While it’s not a sure bet, apparently Hong Kong and Shanghai are front-runners for getting the A350 first, as both routes are apparently doing very well for them, and putting the A350 on the routes would allow them to add more capacity without increasing frequencies. However, I wouldn’t take this as a sure bet, as it seems to me that a market like LAX is also fairly likely to get the new seats first.

Unfortunately the bad news is that existing Virgin Atlantic aircraft won’t get the new seats, so it’ll only be A350-1000s that get new seats… at least for now.

Virgin Atlantic’s current Upper Class seats

While Virgin Atlantic has different finishes on their seats depending on aircraft type (the 787 has much more modern seats than the 747, for example), all Virgin Atlantic aircraft have herringbone seats in business class.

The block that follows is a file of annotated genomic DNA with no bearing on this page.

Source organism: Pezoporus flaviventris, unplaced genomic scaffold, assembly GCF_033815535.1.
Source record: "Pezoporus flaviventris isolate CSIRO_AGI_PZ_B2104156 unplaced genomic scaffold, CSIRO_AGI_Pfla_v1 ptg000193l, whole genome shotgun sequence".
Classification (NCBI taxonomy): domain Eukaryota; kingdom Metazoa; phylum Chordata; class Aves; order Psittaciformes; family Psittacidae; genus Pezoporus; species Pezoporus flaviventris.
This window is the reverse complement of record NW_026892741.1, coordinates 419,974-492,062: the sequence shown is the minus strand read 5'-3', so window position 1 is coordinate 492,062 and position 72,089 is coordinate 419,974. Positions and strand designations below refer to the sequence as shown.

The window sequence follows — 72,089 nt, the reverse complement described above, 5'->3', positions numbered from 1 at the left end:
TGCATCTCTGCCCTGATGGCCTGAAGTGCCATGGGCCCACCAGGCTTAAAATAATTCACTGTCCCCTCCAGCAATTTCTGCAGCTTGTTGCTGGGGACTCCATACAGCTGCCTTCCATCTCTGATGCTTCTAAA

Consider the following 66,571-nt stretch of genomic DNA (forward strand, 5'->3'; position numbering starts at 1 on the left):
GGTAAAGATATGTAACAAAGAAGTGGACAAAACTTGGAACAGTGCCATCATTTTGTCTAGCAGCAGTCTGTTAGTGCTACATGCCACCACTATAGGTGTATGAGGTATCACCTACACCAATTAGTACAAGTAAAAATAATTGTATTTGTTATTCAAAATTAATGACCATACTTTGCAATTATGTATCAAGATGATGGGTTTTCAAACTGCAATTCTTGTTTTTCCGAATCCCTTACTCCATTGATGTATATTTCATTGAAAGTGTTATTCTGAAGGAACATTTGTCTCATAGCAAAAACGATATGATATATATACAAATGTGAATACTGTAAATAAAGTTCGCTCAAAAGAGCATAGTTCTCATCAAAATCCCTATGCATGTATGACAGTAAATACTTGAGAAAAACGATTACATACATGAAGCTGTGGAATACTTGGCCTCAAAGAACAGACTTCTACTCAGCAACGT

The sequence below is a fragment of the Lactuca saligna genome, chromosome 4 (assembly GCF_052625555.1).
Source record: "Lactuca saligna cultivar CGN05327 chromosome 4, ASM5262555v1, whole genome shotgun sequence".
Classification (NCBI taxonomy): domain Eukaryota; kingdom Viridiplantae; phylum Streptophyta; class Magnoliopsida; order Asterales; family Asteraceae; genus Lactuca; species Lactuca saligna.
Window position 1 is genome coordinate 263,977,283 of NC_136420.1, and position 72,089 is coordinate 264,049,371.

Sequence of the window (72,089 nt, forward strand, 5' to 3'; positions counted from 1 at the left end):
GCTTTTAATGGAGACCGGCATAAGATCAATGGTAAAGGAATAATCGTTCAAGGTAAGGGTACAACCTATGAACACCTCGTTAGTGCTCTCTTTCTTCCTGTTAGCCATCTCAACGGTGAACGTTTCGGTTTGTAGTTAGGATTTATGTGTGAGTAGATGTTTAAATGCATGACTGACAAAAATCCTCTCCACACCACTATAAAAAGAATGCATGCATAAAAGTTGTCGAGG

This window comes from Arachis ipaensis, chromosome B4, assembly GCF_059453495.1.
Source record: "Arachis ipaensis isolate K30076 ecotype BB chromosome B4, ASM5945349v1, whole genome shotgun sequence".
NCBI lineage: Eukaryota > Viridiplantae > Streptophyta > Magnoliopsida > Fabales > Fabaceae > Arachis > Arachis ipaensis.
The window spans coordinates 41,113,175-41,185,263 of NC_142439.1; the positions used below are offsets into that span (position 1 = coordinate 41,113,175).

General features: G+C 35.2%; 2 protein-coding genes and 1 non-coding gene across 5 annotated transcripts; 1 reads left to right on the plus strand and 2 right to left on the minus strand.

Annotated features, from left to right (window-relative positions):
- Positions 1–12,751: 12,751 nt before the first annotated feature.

When these seats were first introduced they were pretty revolutionary (they were among the first seats with direct aisle access from every seat), though they’re not exactly cutting edge anymore. I dislike the fact that these seats face the aisle rather than the window, and that you have to get up to turn the seat into a bed, as the seat basically “folds” over.

So this will be a long overdue improvement. I get that they’re not reconfiguring 747s, since these will be retired eventually. However, I’m a bit surprised they won’t even reconfigure their 787s, which are still new planes. Maybe they’ll change their mind on that at some point down the road.

Bottom line

I’m excited to see Virgin Atlantic’s new A350 business class seat. Historically the airline has been pretty innovative, so hopefully that trend continues.

It’s anyone’s guess what kind of a seat Virgin Atlantic chooses. I could see them going with some sort of a customized reverse herringbone seat, which would represent a significant improvement.